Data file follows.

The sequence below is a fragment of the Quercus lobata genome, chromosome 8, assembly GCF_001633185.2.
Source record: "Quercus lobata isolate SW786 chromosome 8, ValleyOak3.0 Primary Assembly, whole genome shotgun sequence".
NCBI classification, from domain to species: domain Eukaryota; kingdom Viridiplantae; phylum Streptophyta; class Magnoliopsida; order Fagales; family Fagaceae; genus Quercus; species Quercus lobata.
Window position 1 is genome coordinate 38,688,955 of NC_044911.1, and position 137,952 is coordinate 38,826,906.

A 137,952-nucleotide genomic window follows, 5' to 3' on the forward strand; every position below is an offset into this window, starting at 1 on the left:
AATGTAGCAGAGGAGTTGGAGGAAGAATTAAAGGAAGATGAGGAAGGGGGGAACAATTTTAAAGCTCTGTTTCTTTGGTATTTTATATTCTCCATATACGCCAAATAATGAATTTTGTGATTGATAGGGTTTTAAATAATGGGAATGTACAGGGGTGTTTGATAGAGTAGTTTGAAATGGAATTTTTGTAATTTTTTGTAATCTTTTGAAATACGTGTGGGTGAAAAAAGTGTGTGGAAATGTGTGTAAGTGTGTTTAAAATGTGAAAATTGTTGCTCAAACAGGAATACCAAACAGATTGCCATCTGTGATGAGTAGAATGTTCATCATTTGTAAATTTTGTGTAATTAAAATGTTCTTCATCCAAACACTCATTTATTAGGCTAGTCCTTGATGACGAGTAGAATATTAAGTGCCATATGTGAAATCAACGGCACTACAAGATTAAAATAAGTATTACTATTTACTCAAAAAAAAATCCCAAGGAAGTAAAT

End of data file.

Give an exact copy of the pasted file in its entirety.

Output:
The sequence below is a fragment of the Quercus lobata genome, chromosome 8, assembly GCF_001633185.2.
Source record: "Quercus lobata isolate SW786 chromosome 8, ValleyOak3.0 Primary Assembly, whole genome shotgun sequence".
NCBI classification, from domain to species: domain Eukaryota; kingdom Viridiplantae; phylum Streptophyta; class Magnoliopsida; order Fagales; family Fagaceae; genus Quercus; species Quercus lobata.
Window position 1 is genome coordinate 38,688,955 of NC_044911.1, and position 137,952 is coordinate 38,826,906.

A 137,952-nucleotide genomic window follows, 5' to 3' on the forward strand; every position below is an offset into this window, starting at 1 on the left:
AATGTAGCAGAGGAGTTGGAGGAAGAATTAAAGGAAGATGAGGAAGGGGGGAACAATTTTAAAGCTCTGTTTCTTTGGTATTTTATATTCTCCATATACGCCAAATAATGAATTTTGTGATTGATAGGGTTTTAAATAATGGGAATGTACAGGGGTGTTTGATAGAGTAGTTTGAAATGGAATTTTTGTAATTTTTTGTAATCTTTTGAAATACGTGTGGGTGAAAAAAGTGTGTGGAAATGTGTGTAAGTGTGTTTAAAATGTGAAAATTGTTGCTCAAACAGGAATACCAAACAGATTGCCATCTGTGATGAGTAGAATGTTCATCATTTGTAAATTTTGTGTAATTAAAATGTTCTTCATCCAAACACTCATTTATTAGGCTAGTCCTTGATGACGAGTAGAATATTAAGTGCCATATGTGAAATCAACGGCACTACAAGATTAAAATAAGTATTACTATTTACTCAAAAAAAAATCCCAAGGAAGTAAAT